But every person, writer or not, has at one point probably thought of writing a book or a similar creative project that involves telling a story. Since none of us are like David Henry Thoreau who literally just took days off to enjoy the fine countryside and write his thoughts down, we never get around to doing it.

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NaNoWriMo isn’t just about trying to write a book. It’s about following your passion and doing something just for the love of it.

As a professional writer, I’ve become detached from most of what I write because it’s just a way of life for me now. Not that I don’t enjoy writing anymore, but it’s become like muscle memory. Going through the motions.

NaNoWriMo is also a chance to connect with other writers and form a network. Contrary to popular belief, writing is a “team sport” and the more writers you know, the better. November is one of the best times to build a network.

 Why Writing is a Terrifying Passion

Studies suggest most people make the brunt of their income between their 30s and 50s but with how competitive the job markets are, most people start early.

So here I am in my 30s and looking to pursue a dream that will likely:

  • Not make me any money and cost me money
  • Take time away from meeting potential partners
  • Push me deeper into the rabbit hole of my mind
  • Cause me a lot of frustration, misery, and madness

Trust me when I say writing is a passion project. Nobody willingly gets into this because they think they can make a lot of money. Technical writers make six figures but if any of those sods wake up all excited about writing instruction manuals then I’ll stick my dick in a fire ant hole and sing Despacito all day.

What makes this terrifying is how you can dedicate your life to a craft and end up with nothing. No rewards, no money, not even any kind of recognition. It’s solely for love. And it makes me wonder what makes it so different from an addiction.

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But I don’t want to do anything else.

At least NaNoWriMo is a beacon that there are other crazy fucks like myself who feel narcissistic or delusional enough to pursue their love.

All that time I have just been distracting myself from the one thing I had to do: write a novel.

Most novelists don’t make money. You think about your J.K. Rowlings and Stephen Kings and for every one of them, there are countless others who are working full-time jobs because nobody gives a shit about the books they write.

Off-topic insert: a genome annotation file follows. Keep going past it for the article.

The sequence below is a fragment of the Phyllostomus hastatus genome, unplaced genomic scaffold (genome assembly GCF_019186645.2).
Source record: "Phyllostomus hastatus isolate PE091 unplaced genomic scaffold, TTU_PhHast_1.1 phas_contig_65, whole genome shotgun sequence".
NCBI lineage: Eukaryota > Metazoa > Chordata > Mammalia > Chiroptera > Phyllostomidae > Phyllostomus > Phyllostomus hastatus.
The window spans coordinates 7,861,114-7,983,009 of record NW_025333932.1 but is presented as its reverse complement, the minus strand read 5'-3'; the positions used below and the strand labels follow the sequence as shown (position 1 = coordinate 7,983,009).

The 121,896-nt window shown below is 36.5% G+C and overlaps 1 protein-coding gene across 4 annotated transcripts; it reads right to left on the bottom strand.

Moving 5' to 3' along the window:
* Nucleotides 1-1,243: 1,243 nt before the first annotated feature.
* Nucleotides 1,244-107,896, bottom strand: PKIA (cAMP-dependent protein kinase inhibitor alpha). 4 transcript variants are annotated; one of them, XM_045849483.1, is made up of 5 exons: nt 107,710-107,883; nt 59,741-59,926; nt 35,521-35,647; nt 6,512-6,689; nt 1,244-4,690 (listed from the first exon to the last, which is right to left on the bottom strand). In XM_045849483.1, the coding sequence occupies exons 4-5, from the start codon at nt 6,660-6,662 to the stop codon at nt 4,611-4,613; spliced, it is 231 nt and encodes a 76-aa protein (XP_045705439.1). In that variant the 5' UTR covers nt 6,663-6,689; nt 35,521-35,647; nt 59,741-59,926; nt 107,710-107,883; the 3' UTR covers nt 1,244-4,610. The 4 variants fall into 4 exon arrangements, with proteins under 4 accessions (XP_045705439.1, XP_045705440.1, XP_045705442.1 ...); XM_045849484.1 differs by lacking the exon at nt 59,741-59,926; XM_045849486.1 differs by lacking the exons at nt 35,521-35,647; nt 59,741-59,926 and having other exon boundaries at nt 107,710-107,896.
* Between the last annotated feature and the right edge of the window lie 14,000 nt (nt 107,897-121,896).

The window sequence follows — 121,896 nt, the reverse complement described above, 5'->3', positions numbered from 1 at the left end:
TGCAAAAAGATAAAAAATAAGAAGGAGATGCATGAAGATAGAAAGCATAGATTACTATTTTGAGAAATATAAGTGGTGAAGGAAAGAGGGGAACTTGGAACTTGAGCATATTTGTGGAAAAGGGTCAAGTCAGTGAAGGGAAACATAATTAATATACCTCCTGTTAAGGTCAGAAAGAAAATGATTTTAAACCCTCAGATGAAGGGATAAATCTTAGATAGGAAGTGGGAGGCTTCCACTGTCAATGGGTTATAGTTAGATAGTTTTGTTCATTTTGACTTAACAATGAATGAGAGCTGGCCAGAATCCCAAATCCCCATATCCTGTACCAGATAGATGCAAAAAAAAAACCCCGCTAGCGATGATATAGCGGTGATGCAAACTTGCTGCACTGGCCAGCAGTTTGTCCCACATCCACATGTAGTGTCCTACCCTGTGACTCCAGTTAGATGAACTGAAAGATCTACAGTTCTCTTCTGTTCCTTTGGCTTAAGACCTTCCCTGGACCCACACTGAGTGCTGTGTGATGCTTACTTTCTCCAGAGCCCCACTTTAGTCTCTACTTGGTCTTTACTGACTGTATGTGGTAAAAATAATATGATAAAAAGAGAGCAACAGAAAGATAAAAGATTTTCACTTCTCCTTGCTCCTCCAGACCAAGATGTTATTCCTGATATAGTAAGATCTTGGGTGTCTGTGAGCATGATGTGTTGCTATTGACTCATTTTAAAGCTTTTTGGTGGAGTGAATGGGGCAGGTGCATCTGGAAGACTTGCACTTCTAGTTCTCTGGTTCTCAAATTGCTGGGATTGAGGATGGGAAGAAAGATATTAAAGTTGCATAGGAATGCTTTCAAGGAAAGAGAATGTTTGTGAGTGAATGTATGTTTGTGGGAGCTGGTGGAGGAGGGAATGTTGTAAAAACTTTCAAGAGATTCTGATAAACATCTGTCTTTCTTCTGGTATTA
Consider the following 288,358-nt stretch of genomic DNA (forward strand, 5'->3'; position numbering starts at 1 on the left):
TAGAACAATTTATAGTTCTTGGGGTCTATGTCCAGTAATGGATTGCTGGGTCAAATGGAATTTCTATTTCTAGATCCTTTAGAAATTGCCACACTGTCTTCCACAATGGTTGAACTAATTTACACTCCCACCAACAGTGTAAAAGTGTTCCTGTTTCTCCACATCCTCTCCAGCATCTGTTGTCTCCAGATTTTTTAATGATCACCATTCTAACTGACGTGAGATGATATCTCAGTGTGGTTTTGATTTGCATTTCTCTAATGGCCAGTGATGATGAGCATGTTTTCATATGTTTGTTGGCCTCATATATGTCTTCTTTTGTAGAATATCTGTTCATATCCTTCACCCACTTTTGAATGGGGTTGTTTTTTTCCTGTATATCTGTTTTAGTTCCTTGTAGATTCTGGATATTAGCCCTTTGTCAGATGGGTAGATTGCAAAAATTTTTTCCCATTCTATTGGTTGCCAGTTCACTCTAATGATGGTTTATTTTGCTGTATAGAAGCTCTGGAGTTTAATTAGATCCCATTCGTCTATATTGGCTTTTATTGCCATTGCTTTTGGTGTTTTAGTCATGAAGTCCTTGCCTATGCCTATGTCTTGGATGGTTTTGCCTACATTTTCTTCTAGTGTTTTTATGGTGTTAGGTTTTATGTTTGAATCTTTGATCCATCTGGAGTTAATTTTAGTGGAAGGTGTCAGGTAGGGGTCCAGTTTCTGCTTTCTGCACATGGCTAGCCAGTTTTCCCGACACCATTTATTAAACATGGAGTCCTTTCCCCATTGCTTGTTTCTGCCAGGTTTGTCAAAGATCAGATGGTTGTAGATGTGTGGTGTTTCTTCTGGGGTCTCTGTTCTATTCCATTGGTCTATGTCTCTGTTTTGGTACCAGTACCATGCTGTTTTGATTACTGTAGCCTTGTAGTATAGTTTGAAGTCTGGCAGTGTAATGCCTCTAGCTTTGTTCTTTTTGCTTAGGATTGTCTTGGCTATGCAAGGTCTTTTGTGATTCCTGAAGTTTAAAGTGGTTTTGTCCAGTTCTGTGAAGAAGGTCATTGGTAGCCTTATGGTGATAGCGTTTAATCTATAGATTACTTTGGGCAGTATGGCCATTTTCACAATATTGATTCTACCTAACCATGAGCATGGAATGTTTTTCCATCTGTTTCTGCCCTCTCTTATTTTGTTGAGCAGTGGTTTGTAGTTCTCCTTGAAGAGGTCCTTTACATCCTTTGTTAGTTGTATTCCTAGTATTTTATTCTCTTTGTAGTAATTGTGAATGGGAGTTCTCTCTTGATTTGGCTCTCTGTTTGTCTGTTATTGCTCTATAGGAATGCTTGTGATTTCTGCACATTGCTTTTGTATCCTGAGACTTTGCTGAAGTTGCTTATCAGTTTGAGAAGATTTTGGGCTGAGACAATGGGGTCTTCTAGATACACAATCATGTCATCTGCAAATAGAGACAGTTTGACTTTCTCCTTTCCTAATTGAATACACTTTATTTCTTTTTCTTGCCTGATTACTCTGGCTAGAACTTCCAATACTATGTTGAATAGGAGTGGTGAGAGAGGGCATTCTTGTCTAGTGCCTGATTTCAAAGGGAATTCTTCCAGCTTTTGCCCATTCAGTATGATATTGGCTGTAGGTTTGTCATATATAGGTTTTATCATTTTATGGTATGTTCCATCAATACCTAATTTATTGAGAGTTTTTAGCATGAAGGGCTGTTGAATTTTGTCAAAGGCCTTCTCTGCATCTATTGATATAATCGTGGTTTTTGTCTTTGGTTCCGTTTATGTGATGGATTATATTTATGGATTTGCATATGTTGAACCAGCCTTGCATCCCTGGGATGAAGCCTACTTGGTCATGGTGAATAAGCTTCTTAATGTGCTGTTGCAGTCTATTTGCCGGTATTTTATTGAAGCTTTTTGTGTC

And it’s not even because their books suck. It’s simply because the damn Internet is so cluttered with crap that it’s hard to find a good book.

That’s the terrifying aspect of this all. That your “success” is almost always not determined by your skill or your hard work but by goddamn luck and marketing.

Write About What You Want to Write About

I guarantee you if you look up all kinds of writing tips, most so-called experts will advise you to do a lot of things that aren’t related to writing.

They’ll talk about the market, about what’s selling, about being specific on your genre, about the structure of stories, blah blah blah. Some might even go as far as incorporating blogging things like keywords, search engine optimization (SEO), and social media marketing.

But the fact of the matter is, what sells could easily be something you do not give two hoots about.

And with countless stories online and thousands popping up every day, the Internet is becoming a crowded place with way too many people all writing about the same thing and copying off each other.

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Write about what YOU want to write about.

This is your story, the one thing you can make that is you (not counting babies but even with that you need a partner for).

This is your legacy.

It might be naïve to simply think you can block out the world and write about your story because you need to care about all those things I mentioned earlier. But it doesn’t matter.

A great story will always be a great story no matter what age we live in.

Maybe I’m being overly pessimistic when I say that I feel like my life is coming to an end or it’s about to start going down.

But I like to think of it as motivation to start writing now.

Life has been great. Almost too great. I have my own schedule and I write for a living. If I don’t start writing my novel now, then, when will I?

But even for those who may not have the same flexibility, NaNoWriMo could be your own staycation.

NaNoWriMo is about taking that big leap of faith and dedicating yourself to produce something you can be proud of.

Why Mom’s Photos Brought Me To My Knees

Why Mom's Photos Brought Me To My Knees Go Paolo

I’m a crybaby. Watching movies, laughing at standup, or having my mom whoop my ass, verbally and physically, I bawl out all the time. Yet nothing prepared me for the emotional outburst I’d experience looking at mom’s photos.

It was a wintery weekend with an empty four-bedroom house in the buttfuck nowhere suburbs of Toronto better known as “Scarborough”. The house was empty. Brother was out. Parents on vacation.

Maybe it was the emptiness of the house. Maybe it was the winter blues or maybe it was my poor diet and lack of sleep. But whatever it was, it made me feel like a fucking pansy. A crybaby.